Flood Insurance -- A Buyer's Guide
The most important thing to remember about flood insurance is that it's not part of your homeowner's or renter's insurance policy. That is, if you have only homeowners or renters insurance your belongings are not protected against floods.
You therefore have to get your flood insurance separately, which is still not as simple as it sounds. That is because only about one in five homes in America are at risk for a flood, and those dwellings are clustered in flat areas next to large bodies of water (see: New Orleans).
Since the large majority of homes are not in danger of flooding -- and since flood damage can be so catastrophic for those who endure it, the market for flood insurance suffers from adverse selection. This means that the number of people who present claims to their carriers is greater than the number interested in buying policies. Even more succinctly put: There is more money going out than coming in.
As a result, the federal government had to step in, as insurers were understandably reluctant to dive into such a market where losses were pretty much guaranteed. In 1968, the National Flood Insurance Program (NFIP) was created, giving people the ability to buy flood insurance from the government, if their community was eligible. In some districts flood insurance is mandatory because the government requires that mortgaged properties in Special Flood Hazard Areas (SFHA) be insured against such water damage.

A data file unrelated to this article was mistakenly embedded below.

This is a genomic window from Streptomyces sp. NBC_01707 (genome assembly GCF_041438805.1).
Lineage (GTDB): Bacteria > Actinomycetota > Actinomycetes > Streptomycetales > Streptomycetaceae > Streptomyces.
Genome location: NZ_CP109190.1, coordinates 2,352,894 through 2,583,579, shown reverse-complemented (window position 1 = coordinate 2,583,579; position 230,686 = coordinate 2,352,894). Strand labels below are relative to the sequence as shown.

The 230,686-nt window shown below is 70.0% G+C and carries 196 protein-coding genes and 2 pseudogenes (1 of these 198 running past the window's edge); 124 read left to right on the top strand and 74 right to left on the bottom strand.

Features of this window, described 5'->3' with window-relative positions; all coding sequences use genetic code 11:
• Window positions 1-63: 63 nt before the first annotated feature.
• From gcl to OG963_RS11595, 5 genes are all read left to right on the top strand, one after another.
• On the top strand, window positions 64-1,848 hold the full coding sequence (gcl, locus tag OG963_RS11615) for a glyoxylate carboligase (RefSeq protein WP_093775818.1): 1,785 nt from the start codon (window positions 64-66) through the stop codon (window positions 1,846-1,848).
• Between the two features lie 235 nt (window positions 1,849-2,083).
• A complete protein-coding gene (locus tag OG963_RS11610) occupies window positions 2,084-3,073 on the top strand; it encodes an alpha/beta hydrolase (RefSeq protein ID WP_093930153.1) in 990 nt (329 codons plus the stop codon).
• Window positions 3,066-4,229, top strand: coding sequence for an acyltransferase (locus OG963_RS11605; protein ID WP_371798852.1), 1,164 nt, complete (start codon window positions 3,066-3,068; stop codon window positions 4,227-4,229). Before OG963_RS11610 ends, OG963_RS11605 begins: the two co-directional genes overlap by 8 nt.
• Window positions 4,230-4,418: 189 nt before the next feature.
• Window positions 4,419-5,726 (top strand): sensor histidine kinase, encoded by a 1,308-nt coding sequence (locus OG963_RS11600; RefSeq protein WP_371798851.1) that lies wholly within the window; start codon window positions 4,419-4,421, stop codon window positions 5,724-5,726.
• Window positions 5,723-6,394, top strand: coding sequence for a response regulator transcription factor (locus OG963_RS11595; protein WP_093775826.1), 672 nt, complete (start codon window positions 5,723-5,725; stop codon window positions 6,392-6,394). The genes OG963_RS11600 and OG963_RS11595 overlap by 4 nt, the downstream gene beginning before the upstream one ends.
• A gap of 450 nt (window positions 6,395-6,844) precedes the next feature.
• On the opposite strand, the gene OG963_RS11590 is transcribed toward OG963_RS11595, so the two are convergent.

It is also vital to note that flood insurance often does not go into effect until 30 days after you sign up for the policy. In other words, don’t wait for the big storm in the 10-day forecast to purchase the insurance; you’re not likely to get it in time.
Such policies can be purchased from carriers participating in the NFIP. CoverHound does indeed participate and is offering flood insurance.
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Did you know that if you are a student or have one on your policy, discounts may be awarded for academic performance? Be sure to check with each provider when shopping for rates.